205 F2d 204 Application of I Lewis Cigar Mfg Co

205 F.2d 204

Application of I. LEWIS CIGAR MFG. CO.

Patent Appeals No. 5943.

United States Court of Customs and Patent Appeals.

June 24, 1953.

Hauff & Warland and James M. Mason, New York City, for appellant.

E. L. Reynolds, Washington, D. C. (H. S. Miller, Washington, D. C., of counsel), for the Commissioner of Patents.

Before GARRETT, Chief Judge, and O'CONNELL, JOHNSON, WORLEY, and COLE, Judges.

WORLEY, Judge.

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This is an appeal from the decision of the Commissioner of Patents affirming the rejection by the examiner of the application for registration filed December 5, 1947, under the provisions of section 2(e) of the Lanham Act, Trade-Mark Act of 1946, of the notation "S. Seidenberg & Co's." Registration was denied on the ground that the mark sought to be registered was primarily merely a surname within the meaning of the involved section.


The pertinent portions of that section read as follows:


Sec. 2. "Trade-marks registrable on the Principal Register


"No trade-mark by which the goods of the applicant may be distinguished from the goods of others shall be refused registration on the principal register on account of its nature unless it — * * *. (e) Consists of a mark which, * * * (3) is primarily, merely a surname." 60 Stat. 428, 15 U.S.C.A. § 1052.


The record reflects that the mark has been used continuously by the applicant and its predecessors since prior to 1899; that it was originally registered under the Trade-Mark Act of 1905, as amended, on June 12, 1934 (T.M. 313,810); and that it was republished under the provisions of the Lanham Act, supra, January 18, 1949. The mark, which appears to be printed in Old English or a modified Black Letter type, is applied to applicant's cigars by being printed on wrappers enclosing the cigars and also on labels pasted on the cigar boxes.


The examiner refused registration on the ground that the word "Seidenberg" constituted the dominant and significant feature of the mark and relied on the decision in the case of Ex parte Sears, Roebuck & Co., 87 USPQ 400, affirmed Sears, Roebuck & Co. v. Watson, 1953, D.C.Cir., 204 F.2d 32.


Upon appeal to the commissioner, the appellant renewed its contention that the involved mark could not be classified as being primarily merely a surname because the additions of the single initial and the terminal portion "& Co's." together with the distinctive fashion in which they are printed, were sufficient to remove the mark from that category.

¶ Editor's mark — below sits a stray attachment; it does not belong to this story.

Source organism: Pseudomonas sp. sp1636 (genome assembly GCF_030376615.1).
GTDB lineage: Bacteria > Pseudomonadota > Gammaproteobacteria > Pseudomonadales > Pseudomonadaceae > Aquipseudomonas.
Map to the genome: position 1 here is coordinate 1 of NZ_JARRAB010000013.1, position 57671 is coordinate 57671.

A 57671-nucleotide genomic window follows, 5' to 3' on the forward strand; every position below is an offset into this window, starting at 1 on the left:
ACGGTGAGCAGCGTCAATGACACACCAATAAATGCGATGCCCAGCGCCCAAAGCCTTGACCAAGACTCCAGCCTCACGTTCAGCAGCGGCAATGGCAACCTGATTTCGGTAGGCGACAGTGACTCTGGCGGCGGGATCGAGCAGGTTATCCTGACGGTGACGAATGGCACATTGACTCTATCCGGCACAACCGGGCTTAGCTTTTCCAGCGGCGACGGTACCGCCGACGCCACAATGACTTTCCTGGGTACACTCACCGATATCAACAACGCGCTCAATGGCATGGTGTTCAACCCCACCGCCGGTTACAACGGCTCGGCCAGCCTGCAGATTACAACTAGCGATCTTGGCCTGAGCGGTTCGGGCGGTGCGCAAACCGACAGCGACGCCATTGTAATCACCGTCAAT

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The commissioner, in rejecting those contentions, stated


"In the Sears, Roebuck and Co. case relied upon by the examiner, it was held that the term `J. C. Higgins' was unregistrable because the addition of initials to the surname does not change the mark as a whole from being primarily merely a surname. It is my view that in the present case `S. Seidenberg' without the terminal portion `& Co's.' would be clearly unregistrable as a trade-mark because it is primarily merely a surname for the same reasons stated in the Sears, Roebuck and Co. decision, and I am further of the opinion that the addition of the expression `& Co's.' adds nothing distinctive in the applicant's mark since it has been the uniform practice to ignore such expressions on the theory that they do not serve to identify any particular company. The possessive form in which the expression `& Co's.' appears is considered of no significance in this regard any more than if the `S' had been appended to the surname `Seidenberg.'" (Italics quoted.)


It appears that the two leading cases which have emerged as a result of the interpretations of the instant paragraph by the Patent Office are Ex parte Dallioux, 83 USPQ 262, and Ex parte Sears, Roebuck & Co., supra. In the former, the mark "Andre Dallioux" was allowed on the theory that it was the full name1 of the applicant and, therefore, consisted of something more than primarily merely a surname.


In the Sears, Roebuck & Co. case, supra, the notation "J. C. Higgins" was denied registration on the theory that the word "Higgins" was the dominant part of the mark and that the addition of the initials did not prevent that mark from being considered to be primarily merely a surname.